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, 31 (6), 605-21

Postnatal Mammalian Retinal Development: Quantitative Data and General Rules


Postnatal Mammalian Retinal Development: Quantitative Data and General Rules

Heidrun Kuhrt et al. Prog Retin Eye Res.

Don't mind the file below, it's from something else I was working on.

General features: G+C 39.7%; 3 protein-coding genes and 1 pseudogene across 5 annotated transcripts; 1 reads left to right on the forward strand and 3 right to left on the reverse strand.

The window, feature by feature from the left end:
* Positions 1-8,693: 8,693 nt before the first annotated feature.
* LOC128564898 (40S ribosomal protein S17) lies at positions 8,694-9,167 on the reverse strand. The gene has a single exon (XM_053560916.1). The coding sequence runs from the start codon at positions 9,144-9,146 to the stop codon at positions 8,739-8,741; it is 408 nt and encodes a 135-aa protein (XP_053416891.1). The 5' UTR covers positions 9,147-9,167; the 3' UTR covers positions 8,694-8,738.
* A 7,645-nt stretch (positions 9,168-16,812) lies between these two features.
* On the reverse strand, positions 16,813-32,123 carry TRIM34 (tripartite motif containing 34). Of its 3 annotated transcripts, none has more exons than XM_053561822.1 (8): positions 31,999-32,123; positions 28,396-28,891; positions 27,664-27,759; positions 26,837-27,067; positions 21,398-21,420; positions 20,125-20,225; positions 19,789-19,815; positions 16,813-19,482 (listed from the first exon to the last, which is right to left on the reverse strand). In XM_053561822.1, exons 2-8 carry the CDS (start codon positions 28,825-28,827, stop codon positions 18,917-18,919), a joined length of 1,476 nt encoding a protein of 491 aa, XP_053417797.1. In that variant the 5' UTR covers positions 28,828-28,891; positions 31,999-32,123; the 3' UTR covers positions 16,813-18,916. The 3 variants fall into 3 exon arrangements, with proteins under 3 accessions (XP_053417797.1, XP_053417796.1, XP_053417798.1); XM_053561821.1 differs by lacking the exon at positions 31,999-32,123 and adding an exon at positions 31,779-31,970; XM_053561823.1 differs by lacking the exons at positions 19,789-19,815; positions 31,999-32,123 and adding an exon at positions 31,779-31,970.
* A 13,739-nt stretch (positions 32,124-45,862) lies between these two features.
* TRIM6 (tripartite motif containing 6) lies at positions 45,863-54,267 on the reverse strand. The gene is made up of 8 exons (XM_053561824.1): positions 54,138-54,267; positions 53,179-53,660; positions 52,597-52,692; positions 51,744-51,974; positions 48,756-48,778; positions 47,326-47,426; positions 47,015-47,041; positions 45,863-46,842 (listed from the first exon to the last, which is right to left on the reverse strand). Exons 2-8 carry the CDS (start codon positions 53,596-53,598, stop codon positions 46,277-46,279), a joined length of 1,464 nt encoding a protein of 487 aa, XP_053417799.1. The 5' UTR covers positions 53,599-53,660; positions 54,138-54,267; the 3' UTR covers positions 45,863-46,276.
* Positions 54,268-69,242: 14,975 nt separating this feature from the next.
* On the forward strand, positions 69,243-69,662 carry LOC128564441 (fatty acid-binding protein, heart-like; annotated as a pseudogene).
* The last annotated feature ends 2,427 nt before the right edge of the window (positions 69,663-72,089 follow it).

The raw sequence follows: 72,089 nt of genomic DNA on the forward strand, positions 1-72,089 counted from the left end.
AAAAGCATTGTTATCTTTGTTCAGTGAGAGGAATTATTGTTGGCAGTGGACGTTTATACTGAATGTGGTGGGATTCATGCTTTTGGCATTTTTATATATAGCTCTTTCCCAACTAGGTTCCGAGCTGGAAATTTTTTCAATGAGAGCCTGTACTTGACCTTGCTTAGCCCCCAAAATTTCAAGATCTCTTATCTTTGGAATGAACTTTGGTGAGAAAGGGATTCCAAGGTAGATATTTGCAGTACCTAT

This article is aimed at providing comparative quantitative data about postnatal mammalian retina development, and at searching for some general rules at both the descriptive and the mechanistic level. In mammals the eye continues to grow, and the retina continues to expand, much after the end of retinal cytogenesis. Thus, although the total number of retinal cells remains constant after cessation of mitotic activity (and the end of 'physiological cell death'), the retinal surface area increases by a factor of two or more. In most mammals, ocular growth exceeds retinal expansion: the neural retina lines 70-80% of the inner ocular surface at the beginning but only about 40-60% in adults. Differential local expansion of the retina (the peripheral area increases more than the central one) can be explained by 'passive stretching' of the retinal tissue by the growing eyeball; it depends on the different biomechanical properties of the peripheral vs. central retinal tissue. The increasing retinal surface area allows for a re-distribution of cells such that the thickness of the (particularly, outer) nuclear layer(s) decreases proportional to the areal expansion. This causes a considerable developmental reduction of the number of cell nuclei 'stacked above each other' by a factor of more than two, and requires a translocation of the somata against their neighbors. We provide a physico-mathematical model of these oblique 'down-sliding' movements of the photoreceptor cell somata along the Müller cell process in the center of their columnar cell unit.

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